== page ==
The need for estimates of the extent of sexual function problems in the general population has become more urgent given recent debates surrounding the identification and definition of “sexual dysfunction,” the increased availability of pharmacological interventions, and possible changes in our expectations of what constitutes sexual function and fulfilment.1 We report results from the national survey of sexual attitudes and lifestyles (Natsal 2000).
Participants, methods, and results
Natsal 2000 was a stratified probability sample survey done between May 1999 and February 2001 of 11 161 men and women aged 16-44 years resident in Britain.2 3 The response rate was 65.4%. A computer assisted self interview asked participants about their sexual lifestyles and attitudes. We asked questions about their experience of sexual problems based on those used in the US national health and social life survey,4 which measured the main dimensions of sexual dysfunction, as defined in ICD-10 (international classification of diseases, 10th revision). We analysed data in STATA accounting for the sample's stratification, clustering, and weighting.2 3
A total of 34.8% of men and 53.8% of women who had at least one heterosexual partner in the previous year reported at least one sexual problem lasting at least one month during this period (table). The most common problems among men were lacking interest in sex, premature orgasm, and anxiety about performance; and among women, inability to experience orgasm and painful intercourse. Persistent sexual problems–lasting at least six months in the previous year–were less prevalent among men (6.2%) than among women (15.6%). The most common persistent problem among men was premature orgasm and among women, lack of interest in sex.
View this table:View PopupView InlineSelf reported problems related to sexual function by people who had at least one heterosexual partner in the previous year. Values are prevalences (95% confidence interval)
Among people who had sexual problems, 32.5% (95% confidence interval 29.7% to 35.3%) of men and 62.4% (60.4% to 64.3%) of women avoided sex because of their problems. Only 10.5% (8.8% to 12.4%) of men and 21.0% of women (19.3% to 22.7%) with problems in the previous year sought help. People with persistent problems were more likely to have sought help (20.5% (15.8% to 26.3%) of men and 31.9% (28.4% to 35.5%) of women). Among people seeking help, 63.8% (54.6% to 72.1%) of men and 74.3% (70.1% to 78.1%) of women consulted their general practitioner, and 9.2% (5.3% to 15.4%) of men and 4.8% (3.2% to 7.2%) of women sought help at a genitourinary clinic.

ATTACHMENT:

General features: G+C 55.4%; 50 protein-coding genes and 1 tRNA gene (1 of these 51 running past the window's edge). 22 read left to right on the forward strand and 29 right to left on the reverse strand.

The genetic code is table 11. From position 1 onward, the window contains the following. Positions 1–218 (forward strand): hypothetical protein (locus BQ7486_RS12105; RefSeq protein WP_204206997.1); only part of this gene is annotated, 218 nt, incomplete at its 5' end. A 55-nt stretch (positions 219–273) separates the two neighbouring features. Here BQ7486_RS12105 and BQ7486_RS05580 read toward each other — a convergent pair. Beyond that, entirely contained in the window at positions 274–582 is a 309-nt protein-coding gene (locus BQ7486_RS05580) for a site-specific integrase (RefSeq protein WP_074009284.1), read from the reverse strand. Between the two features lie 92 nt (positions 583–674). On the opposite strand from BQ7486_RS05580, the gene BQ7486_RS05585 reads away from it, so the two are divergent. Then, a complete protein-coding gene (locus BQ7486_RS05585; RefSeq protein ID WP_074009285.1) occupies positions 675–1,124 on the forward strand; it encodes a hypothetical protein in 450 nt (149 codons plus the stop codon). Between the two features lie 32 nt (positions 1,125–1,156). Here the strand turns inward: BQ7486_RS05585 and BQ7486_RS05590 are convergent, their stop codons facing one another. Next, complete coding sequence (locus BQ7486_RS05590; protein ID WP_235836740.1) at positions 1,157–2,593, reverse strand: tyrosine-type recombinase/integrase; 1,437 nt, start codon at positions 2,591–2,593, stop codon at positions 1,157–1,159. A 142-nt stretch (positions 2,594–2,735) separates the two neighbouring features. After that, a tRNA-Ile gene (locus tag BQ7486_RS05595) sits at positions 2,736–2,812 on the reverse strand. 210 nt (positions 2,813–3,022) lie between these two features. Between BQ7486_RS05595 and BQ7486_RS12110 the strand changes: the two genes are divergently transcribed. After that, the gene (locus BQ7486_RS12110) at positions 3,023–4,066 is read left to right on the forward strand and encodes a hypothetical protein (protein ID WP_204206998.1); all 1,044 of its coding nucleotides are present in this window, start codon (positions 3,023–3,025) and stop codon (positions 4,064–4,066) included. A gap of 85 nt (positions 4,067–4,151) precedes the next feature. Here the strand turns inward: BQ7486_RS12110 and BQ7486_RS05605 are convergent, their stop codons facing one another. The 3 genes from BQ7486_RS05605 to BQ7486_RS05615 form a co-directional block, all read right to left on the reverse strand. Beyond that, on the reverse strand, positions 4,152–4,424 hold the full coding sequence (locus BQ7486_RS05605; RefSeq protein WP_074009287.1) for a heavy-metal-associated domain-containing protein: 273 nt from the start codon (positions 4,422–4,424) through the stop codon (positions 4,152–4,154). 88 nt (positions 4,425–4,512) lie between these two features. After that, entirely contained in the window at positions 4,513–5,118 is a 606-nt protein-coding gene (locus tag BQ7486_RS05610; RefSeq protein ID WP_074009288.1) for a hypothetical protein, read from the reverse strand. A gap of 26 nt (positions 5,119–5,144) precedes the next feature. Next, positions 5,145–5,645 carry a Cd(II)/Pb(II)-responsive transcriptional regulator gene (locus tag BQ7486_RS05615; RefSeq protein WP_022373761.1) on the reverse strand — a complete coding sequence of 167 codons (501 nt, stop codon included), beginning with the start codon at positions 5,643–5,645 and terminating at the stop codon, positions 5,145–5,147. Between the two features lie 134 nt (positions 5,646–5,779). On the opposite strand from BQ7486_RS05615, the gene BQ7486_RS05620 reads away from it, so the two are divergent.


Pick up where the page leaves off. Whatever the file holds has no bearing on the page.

Problems of sexual function are relatively common, but persistent problems are much less so. Inconsistent definitions make comparing prevalences with other studies difficult. Given the broad spectrum of problems, we have not sought to define clinical “dysfunction” but rather to describe the range of problems of sexual function in the population and to use duration of problems and avoidance of sex as indicators of severity. We asked specifically about problems that lasted more than one month in the previous year; but whether, for example, lacking interest in sex can be considered as “dysfunction” is questionable since it was reported by two fifths of women and one fifth of men.
Few people sought help with their problems reflecting how severity varies, and how the need for professional intervention depends on the perceived importance to the patient and the underlying causes. Seeking help also reflects awareness of the availability of advice and treatment; more men present with sexual problems at genitourinary clinics since the licensing of sildenafil.5 People who often seek help consult their general practitioner but given the limited time and resources in this setting, such problems may be accorded low priority.
Our data have implications for improving relationship education, counselling, medical education, and doctors' professional development; raising public awareness of the range and location of services available for managing sexual problems; and re-examining the nature of “sexual dysfunction” and how best to tackle it.
Editorial by Ogden See also 423)
Contributors CHM was the lead writer of this paper and did all statistical analyses. KAF, AMJ, KW, and BE were coinvestigators and designed, implemented, and managed the study and prepared the manuscript. SMcM, KN, and WM also prepared the manuscript. CHM is guarantor.
Funding Medical Research Council, Department of Health, Scottish Executive, and National Assembly for Wales.
Competing interests None declared.References↵Moynihan R. The making of a disease: female sexual dysfunction. BMJ 2003; 326: 45–7.OpenUrlFREE Full Text↵Johnson AM, Mercer CH, Erens B, Copas AJ, McManus S, Wellings K, et al. Sexual behaviour in Britain: partnerships, practices, and HIV risk behaviours. Lancet 2001; 358: 1835–42.OpenUrlCrossRefMedlineWeb of Science↵Erens B, McManus S, Field J, Korovessis C, Johnson AM, Fenton K, et al. National survey of sexual attitudes and lifestyles II: technical report. London: National Centre for Social Research, 2001.↵Laumann EO, Gagnon JH, Michael RT, Michaels S. The social organisation of sexuality: sexual practices in the United States. Chicago: University of Chicago Press, 1994.↵Kell P. The provision of sexual dysfunction services by genitourinary medicine physicians in the UK, 1999. Int J STD AIDS 2001; 12: 395–7.OpenUrlFREE Full Text